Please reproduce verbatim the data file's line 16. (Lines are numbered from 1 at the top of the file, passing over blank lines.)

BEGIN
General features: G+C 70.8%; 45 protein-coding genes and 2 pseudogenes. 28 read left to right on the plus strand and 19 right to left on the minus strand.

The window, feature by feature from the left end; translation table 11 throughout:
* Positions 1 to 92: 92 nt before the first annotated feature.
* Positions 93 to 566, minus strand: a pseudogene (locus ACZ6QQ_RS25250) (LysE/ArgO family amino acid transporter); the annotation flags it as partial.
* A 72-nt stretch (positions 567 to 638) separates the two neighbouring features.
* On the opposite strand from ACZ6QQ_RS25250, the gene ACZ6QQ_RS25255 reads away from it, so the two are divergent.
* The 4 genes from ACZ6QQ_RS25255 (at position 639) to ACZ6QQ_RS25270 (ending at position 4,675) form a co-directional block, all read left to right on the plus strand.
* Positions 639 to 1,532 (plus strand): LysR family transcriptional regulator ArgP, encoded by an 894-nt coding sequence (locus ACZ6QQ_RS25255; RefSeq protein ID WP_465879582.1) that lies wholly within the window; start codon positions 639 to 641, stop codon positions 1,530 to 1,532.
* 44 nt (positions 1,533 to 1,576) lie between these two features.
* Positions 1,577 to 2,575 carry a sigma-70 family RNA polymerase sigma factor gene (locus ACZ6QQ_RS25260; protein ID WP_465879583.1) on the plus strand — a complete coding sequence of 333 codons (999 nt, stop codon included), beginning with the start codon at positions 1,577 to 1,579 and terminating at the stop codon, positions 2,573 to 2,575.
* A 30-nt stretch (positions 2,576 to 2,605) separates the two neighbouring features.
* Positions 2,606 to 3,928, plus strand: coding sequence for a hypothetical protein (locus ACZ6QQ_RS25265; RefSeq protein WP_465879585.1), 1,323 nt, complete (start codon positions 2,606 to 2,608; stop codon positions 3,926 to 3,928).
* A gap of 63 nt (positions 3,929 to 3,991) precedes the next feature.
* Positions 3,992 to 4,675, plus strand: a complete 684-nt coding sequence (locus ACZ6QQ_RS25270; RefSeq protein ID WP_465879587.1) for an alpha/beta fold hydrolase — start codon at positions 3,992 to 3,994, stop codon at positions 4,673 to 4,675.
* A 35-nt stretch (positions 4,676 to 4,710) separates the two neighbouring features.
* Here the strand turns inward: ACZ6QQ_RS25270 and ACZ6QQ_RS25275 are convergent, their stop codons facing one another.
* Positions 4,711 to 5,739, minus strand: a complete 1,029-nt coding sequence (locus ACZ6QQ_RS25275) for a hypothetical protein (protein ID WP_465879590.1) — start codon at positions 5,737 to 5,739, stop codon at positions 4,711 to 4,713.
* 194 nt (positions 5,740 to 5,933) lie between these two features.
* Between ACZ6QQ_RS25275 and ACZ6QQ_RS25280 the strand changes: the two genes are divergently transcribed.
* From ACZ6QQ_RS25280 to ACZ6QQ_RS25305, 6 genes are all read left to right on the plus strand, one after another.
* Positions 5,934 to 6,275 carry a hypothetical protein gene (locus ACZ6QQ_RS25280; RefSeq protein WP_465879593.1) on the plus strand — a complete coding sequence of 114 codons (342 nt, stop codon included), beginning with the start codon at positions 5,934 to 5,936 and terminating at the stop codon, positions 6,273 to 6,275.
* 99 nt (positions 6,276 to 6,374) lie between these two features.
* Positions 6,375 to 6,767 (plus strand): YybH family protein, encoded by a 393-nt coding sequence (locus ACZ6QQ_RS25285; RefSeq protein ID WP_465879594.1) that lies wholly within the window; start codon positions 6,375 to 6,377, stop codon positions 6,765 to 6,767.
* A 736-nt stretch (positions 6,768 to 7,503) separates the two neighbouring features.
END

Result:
* Here the strand turns inward: ACZ6QQ_RS25270 and ACZ6QQ_RS25275 are convergent, their stop codons facing one another.